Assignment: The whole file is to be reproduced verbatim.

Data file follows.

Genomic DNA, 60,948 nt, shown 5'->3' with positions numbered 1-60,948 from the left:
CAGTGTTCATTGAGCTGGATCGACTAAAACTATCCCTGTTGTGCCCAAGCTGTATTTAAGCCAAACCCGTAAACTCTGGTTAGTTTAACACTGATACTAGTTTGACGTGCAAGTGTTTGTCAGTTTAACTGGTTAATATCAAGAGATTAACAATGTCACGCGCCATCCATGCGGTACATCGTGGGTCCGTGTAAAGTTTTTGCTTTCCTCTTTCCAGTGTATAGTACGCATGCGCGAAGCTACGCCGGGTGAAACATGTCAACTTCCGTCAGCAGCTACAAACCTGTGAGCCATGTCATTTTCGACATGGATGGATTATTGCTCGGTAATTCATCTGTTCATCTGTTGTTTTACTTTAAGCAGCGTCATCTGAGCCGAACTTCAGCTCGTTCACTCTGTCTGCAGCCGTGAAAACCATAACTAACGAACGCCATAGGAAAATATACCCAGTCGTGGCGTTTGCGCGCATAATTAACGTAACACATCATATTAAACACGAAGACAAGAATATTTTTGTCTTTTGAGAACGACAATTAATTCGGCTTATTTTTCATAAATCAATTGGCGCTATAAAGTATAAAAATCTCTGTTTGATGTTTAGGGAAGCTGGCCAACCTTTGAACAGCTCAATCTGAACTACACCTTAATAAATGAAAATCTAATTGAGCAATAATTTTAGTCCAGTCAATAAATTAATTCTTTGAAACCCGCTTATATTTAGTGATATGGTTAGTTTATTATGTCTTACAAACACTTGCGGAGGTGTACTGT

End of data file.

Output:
Genomic DNA, 60,948 nt, shown 5'->3' with positions numbered 1-60,948 from the left:
CAGTGTTCATTGAGCTGGATCGACTAAAACTATCCCTGTTGTGCCCAAGCTGTATTTAAGCCAAACCCGTAAACTCTGGTTAGTTTAACACTGATACTAGTTTGACGTGCAAGTGTTTGTCAGTTTAACTGGTTAATATCAAGAGATTAACAATGTCACGCGCCATCCATGCGGTACATCGTGGGTCCGTGTAAAGTTTTTGCTTTCCTCTTTCCAGTGTATAGTACGCATGCGCGAAGCTACGCCGGGTGAAACATGTCAACTTCCGTCAGCAGCTACAAACCTGTGAGCCATGTCATTTTCGACATGGATGGATTATTGCTCGGTAATTCATCTGTTCATCTGTTGTTTTACTTTAAGCAGCGTCATCTGAGCCGAACTTCAGCTCGTTCACTCTGTCTGCAGCCGTGAAAACCATAACTAACGAACGCCATAGGAAAATATACCCAGTCGTGGCGTTTGCGCGCATAATTAACGTAACACATCATATTAAACACGAAGACAAGAATATTTTTGTCTTTTGAGAACGACAATTAATTCGGCTTATTTTTCATAAATCAATTGGCGCTATAAAGTATAAAAATCTCTGTTTGATGTTTAGGGAAGCTGGCCAACCTTTGAACAGCTCAATCTGAACTACACCTTAATAAATGAAAATCTAATTGAGCAATAATTTTAGTCCAGTCAATAAATTAATTCTTTGAAACCCGCTTATATTTAGTGATATGGTTAGTTTATTATGTCTTACAAACACTTGCGGAGGTGTACTGT